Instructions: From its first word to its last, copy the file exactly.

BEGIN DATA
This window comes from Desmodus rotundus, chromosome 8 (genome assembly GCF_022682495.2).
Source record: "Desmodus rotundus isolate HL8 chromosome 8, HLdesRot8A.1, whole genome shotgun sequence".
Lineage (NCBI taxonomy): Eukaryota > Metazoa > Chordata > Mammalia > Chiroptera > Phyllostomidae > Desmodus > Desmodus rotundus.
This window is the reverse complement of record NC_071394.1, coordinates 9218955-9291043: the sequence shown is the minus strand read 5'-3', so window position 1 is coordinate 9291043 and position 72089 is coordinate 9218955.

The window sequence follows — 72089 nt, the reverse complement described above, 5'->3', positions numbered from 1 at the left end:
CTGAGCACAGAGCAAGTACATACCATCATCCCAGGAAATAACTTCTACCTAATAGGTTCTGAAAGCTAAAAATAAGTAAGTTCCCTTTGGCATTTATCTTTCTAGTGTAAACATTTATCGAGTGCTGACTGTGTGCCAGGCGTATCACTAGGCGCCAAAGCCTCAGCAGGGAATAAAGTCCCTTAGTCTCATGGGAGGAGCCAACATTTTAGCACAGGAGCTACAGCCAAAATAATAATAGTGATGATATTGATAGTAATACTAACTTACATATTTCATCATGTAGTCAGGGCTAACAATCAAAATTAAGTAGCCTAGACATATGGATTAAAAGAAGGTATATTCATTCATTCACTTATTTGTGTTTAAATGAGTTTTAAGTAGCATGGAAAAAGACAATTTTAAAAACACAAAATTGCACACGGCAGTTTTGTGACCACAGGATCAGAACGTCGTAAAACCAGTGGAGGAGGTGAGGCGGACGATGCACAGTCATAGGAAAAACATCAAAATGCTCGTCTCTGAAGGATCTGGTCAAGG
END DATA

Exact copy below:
This window comes from Desmodus rotundus, chromosome 8 (genome assembly GCF_022682495.2).
Source record: "Desmodus rotundus isolate HL8 chromosome 8, HLdesRot8A.1, whole genome shotgun sequence".
Lineage (NCBI taxonomy): Eukaryota > Metazoa > Chordata > Mammalia > Chiroptera > Phyllostomidae > Desmodus > Desmodus rotundus.
This window is the reverse complement of record NC_071394.1, coordinates 9218955-9291043: the sequence shown is the minus strand read 5'-3', so window position 1 is coordinate 9291043 and position 72089 is coordinate 9218955.

The window sequence follows — 72089 nt, the reverse complement described above, 5'->3', positions numbered from 1 at the left end:
CTGAGCACAGAGCAAGTACATACCATCATCCCAGGAAATAACTTCTACCTAATAGGTTCTGAAAGCTAAAAATAAGTAAGTTCCCTTTGGCATTTATCTTTCTAGTGTAAACATTTATCGAGTGCTGACTGTGTGCCAGGCGTATCACTAGGCGCCAAAGCCTCAGCAGGGAATAAAGTCCCTTAGTCTCATGGGAGGAGCCAACATTTTAGCACAGGAGCTACAGCCAAAATAATAATAGTGATGATATTGATAGTAATACTAACTTACATATTTCATCATGTAGTCAGGGCTAACAATCAAAATTAAGTAGCCTAGACATATGGATTAAAAGAAGGTATATTCATTCATTCACTTATTTGTGTTTAAATGAGTTTTAAGTAGCATGGAAAAAGACAATTTTAAAAACACAAAATTGCACACGGCAGTTTTGTGACCACAGGATCAGAACGTCGTAAAACCAGTGGAGGAGGTGAGGCGGACGATGCACAGTCATAGGAAAAACATCAAAATGCTCGTCTCTGAAGGATCTGGTCAAGG